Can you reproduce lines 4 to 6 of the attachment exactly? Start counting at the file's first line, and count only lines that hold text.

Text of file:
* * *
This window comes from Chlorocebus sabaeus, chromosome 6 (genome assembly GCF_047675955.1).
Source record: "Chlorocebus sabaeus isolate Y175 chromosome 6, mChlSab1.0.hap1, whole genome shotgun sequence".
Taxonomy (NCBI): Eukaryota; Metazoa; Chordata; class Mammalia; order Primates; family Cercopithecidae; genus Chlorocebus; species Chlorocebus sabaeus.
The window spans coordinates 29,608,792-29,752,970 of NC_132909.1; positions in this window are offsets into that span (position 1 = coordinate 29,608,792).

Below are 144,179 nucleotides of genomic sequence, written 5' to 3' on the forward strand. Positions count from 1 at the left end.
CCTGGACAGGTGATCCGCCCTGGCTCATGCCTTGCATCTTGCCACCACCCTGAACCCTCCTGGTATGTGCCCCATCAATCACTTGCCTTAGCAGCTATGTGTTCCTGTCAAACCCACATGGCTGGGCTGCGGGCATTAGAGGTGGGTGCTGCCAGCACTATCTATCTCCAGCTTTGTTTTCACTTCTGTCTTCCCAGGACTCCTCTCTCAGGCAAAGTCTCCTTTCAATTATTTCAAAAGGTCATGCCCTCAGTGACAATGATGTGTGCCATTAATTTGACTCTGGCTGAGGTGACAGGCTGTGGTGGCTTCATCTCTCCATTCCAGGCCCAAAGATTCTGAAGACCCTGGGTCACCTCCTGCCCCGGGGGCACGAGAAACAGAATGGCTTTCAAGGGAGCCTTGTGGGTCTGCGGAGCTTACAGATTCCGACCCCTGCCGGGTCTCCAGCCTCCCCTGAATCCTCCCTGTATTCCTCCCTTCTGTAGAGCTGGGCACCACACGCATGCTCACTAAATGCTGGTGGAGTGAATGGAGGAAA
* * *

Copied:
The window spans coordinates 29,608,792-29,752,970 of NC_132909.1; positions in this window are offsets into that span (position 1 = coordinate 29,608,792).

Below are 144,179 nucleotides of genomic sequence, written 5' to 3' on the forward strand. Positions count from 1 at the left end.
CCTGGACAGGTGATCCGCCCTGGCTCATGCCTTGCATCTTGCCACCACCCTGAACCCTCCTGGTATGTGCCCCATCAATCACTTGCCTTAGCAGCTATGTGTTCCTGTCAAACCCACATGGCTGGGCTGCGGGCATTAGAGGTGGGTGCTGCCAGCACTATCTATCTCCAGCTTTGTTTTCACTTCTGTCTTCCCAGGACTCCTCTCTCAGGCAAAGTCTCCTTTCAATTATTTCAAAAGGTCATGCCCTCAGTGACAATGATGTGTGCCATTAATTTGACTCTGGCTGAGGTGACAGGCTGTGGTGGCTTCATCTCTCCATTCCAGGCCCAAAGATTCTGAAGACCCTGGGTCACCTCCTGCCCCGGGGGCACGAGAAACAGAATGGCTTTCAAGGGAGCCTTGTGGGTCTGCGGAGCTTACAGATTCCGACCCCTGCCGGGTCTCCAGCCTCCCCTGAATCCTCCCTGTATTCCTCCCTTCTGTAGAGCTGGGCACCACACGCATGCTCACTAAATGCTGGTGGAGTGAATGGAGGAAA